New Records Available To Search This Findmypast Friday
There are over 3. 2 million new records and newspaper articles available to search this Findmypast Friday, including:
Connecticut Baptisms contains over 41,000 records covering the towns of Coventry, East Hampton, Mansfield, New Haven, Norfolk, Norwich, Simsbury, Windsor, and Woodstock. Each record includes a transcripts that will reveal your ancestor’s birth year, baptism place, baptism date and parent’s names.
Explore over 1000 assorted church records including admissions, communicants and removals covering East Hampton Congregational Church, Norfolk Church of Christ, Miscellaneous records from Coventry, Miscellaneous and removal records from Norwich, Admission records from Simsbury and Removals from Woodstock.
Connecticut Burials contains over 17,000 transcripts of original burial registers covering the towns of Coventry, East Hampton, Norfolk, Norwich, Simsbury, and Woodstock. Transcripts will reveal the year ancestor was buried, where they were laid to rest and their father’s first name.
Browse through the Warwickshire County Record Office’s collection of original parish registers. The collection covers baptisms, banns, marriages, burials and allows you browse through individual volumes in their entirety.
Over 95,000 new records have just been added to our collection of United States Marriage records. Released in partnership with FamilySearch international, these latest additions mark the latest phase of efforts to create the single largest online collection of U.S. marriage records in history. Covering 360 years of marriages from 1650 to 2010, when complete this landmark collection will contain at least 100 million records and more than 450 million names from 2,800 counties across America.
Over 1.1 million additional records have been added to our collection of Warwickshire Baptisms. The collection contains records from a variety of sources and many will include a scanned images of the original document. Transcripts that include an image were created by Findmypast with images that were provided courtesy of the Warwickshire County Record Office. Records that only provide a transcript have been provided by the Rugby Family History Society, Birmingham & Midland Society for Genealogy & Heraldry, and FamilySearch International’s Genealogical Index. Records will reveal your ancestor’s birth year, baptism date, baptism place, parent’s names, father’s occupation and residence. In some cases, images may contains additional remarks not found in the transcripts.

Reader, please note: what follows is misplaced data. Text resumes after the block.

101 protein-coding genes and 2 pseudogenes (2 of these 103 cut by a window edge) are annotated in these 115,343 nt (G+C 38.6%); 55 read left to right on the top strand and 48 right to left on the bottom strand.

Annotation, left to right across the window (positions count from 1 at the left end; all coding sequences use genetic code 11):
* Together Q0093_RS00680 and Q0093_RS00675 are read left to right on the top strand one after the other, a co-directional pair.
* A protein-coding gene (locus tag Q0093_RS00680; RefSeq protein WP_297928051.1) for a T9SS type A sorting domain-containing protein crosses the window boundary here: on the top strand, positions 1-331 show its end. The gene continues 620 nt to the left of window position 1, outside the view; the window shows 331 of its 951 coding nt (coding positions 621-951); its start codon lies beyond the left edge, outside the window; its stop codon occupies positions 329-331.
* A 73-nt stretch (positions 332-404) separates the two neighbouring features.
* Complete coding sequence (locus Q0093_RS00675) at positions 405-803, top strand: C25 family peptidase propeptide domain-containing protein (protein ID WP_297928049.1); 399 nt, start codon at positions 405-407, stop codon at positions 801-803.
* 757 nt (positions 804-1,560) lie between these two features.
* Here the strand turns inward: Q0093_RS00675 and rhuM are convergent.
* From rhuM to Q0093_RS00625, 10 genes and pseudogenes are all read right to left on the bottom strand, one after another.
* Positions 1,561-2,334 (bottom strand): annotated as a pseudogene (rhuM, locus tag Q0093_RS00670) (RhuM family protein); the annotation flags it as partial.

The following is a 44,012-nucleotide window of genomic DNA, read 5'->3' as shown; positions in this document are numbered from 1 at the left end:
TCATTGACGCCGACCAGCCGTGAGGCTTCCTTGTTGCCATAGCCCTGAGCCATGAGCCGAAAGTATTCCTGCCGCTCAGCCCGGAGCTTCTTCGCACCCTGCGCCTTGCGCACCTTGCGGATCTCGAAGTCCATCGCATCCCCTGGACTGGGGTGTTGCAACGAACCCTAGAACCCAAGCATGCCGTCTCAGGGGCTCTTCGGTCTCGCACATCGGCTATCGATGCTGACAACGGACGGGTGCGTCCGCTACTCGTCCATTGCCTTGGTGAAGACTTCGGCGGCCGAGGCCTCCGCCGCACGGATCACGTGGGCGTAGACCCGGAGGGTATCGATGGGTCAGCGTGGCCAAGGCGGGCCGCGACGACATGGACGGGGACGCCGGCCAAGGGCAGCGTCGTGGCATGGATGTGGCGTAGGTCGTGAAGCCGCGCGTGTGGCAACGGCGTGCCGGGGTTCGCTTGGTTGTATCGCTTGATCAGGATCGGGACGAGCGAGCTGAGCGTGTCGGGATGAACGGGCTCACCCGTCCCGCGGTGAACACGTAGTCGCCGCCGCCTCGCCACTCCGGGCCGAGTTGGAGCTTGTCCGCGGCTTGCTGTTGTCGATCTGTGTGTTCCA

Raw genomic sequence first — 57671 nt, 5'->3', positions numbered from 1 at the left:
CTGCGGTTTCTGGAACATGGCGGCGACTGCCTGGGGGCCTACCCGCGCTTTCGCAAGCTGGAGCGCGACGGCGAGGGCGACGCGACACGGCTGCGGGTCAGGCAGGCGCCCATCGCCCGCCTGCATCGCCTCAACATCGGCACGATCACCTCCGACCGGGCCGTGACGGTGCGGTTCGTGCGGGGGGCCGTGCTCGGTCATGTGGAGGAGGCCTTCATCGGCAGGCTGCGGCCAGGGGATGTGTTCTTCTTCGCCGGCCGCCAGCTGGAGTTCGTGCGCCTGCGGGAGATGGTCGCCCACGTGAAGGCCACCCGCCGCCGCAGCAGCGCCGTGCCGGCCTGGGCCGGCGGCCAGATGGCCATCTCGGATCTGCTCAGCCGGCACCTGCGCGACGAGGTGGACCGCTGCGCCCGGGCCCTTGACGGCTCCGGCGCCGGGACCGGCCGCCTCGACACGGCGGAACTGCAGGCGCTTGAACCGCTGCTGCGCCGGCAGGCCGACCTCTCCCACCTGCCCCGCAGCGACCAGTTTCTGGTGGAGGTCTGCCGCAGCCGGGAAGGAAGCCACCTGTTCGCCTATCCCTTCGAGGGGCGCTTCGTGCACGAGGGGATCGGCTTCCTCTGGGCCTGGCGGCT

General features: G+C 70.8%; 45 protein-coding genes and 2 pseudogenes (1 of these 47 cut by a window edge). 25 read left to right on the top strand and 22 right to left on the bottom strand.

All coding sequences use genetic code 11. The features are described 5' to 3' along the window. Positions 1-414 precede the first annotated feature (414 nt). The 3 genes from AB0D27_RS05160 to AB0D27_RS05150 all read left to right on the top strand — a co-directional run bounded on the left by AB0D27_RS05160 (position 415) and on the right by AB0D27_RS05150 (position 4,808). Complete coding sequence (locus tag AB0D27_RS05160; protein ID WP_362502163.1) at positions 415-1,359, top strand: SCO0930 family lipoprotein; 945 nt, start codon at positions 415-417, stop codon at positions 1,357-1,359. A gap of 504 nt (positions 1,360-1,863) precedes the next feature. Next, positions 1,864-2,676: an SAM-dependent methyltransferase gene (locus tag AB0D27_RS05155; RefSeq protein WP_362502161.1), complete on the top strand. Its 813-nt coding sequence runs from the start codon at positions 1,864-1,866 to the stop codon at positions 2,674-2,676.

Over 265,000 new records have been added to Warwickshire Banns. Banns were announcements made in the church on three separate Sundays during the three months leading up to the wedding day. The records will reveal your ancestor’s age, residence, banns date, marriage year, location, the name of their spouse and spouse’s residence. Images of original documents will display all three banns dates and, in some cases, you may find additional details.
Over 527,000 records have been added to our collection of Warwickshire Marriages. Search these records to discover your ancestor’s wedding date, father’s name, father’s occupation, corresponding details for their spouse and the names of those who witnessed the marriage. The collection can be searched by spouse or marriage date, which can be particularly useful if you are searching for lesser-known ancestors.
Over 725,000 records have been added to our collection of Warwickshire Burials. Each record includes a transcript of the original burial registry or details from the monumental inscription and a number will include an image of the original document. Records will vary depending on their source and date, but most will include a combination of your ancestor’s name, birth year, death date, burial place, residence, the names of their parents and the inscription on the headstone.
Over 144,000 articles and one brand new title, the Portadown Times, have recently been added to our collection of historic British newspapers. Portadown is a town situated in County Armagh, Northern Ireland and can trace its origins back to the early 17th century Plantation of Ulster.